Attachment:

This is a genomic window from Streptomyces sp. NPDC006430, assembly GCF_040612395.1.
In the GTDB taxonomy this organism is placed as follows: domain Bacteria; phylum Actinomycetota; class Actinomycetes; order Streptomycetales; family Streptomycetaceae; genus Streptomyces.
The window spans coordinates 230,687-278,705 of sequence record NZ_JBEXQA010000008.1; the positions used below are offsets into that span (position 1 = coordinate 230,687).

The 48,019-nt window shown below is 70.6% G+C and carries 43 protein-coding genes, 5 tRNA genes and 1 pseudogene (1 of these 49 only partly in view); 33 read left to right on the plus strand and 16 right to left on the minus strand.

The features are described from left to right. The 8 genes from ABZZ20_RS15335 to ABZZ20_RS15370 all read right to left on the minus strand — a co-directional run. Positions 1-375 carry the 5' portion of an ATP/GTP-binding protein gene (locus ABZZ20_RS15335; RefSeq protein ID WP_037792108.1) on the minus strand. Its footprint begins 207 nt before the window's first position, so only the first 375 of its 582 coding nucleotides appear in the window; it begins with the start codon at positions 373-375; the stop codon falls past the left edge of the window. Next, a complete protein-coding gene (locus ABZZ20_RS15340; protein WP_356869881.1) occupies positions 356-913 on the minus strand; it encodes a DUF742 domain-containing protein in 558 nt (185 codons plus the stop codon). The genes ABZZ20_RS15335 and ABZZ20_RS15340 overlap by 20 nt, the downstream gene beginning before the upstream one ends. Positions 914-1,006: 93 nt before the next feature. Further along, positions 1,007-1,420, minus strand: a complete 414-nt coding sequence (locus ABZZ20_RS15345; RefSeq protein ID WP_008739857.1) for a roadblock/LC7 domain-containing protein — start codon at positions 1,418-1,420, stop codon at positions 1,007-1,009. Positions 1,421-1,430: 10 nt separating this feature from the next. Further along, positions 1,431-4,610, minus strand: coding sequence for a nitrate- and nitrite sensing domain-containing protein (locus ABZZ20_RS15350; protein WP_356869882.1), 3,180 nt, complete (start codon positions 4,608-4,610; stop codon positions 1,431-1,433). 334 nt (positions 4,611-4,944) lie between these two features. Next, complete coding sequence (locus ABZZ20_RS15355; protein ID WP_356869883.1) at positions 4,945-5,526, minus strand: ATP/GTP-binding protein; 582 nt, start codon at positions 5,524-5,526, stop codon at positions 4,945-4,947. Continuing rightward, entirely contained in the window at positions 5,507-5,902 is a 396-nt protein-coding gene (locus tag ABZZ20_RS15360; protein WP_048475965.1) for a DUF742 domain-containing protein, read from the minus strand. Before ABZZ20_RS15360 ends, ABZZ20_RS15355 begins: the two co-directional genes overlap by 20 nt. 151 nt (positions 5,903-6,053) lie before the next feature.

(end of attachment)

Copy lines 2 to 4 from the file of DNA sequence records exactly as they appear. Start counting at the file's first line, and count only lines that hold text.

In the GTDB taxonomy this organism is placed as follows: domain Bacteria; phylum Actinomycetota; class Actinomycetes; order Streptomycetales; family Streptomycetaceae; genus Streptomyces.
The window spans coordinates 230,687-278,705 of sequence record NZ_JBEXQA010000008.1; the positions used below are offsets into that span (position 1 = coordinate 230,687).

The 48,019-nt window shown below is 70.6% G+C and carries 43 protein-coding genes, 5 tRNA genes and 1 pseudogene (1 of these 49 only partly in view); 33 read left to right on the plus strand and 16 right to left on the minus strand.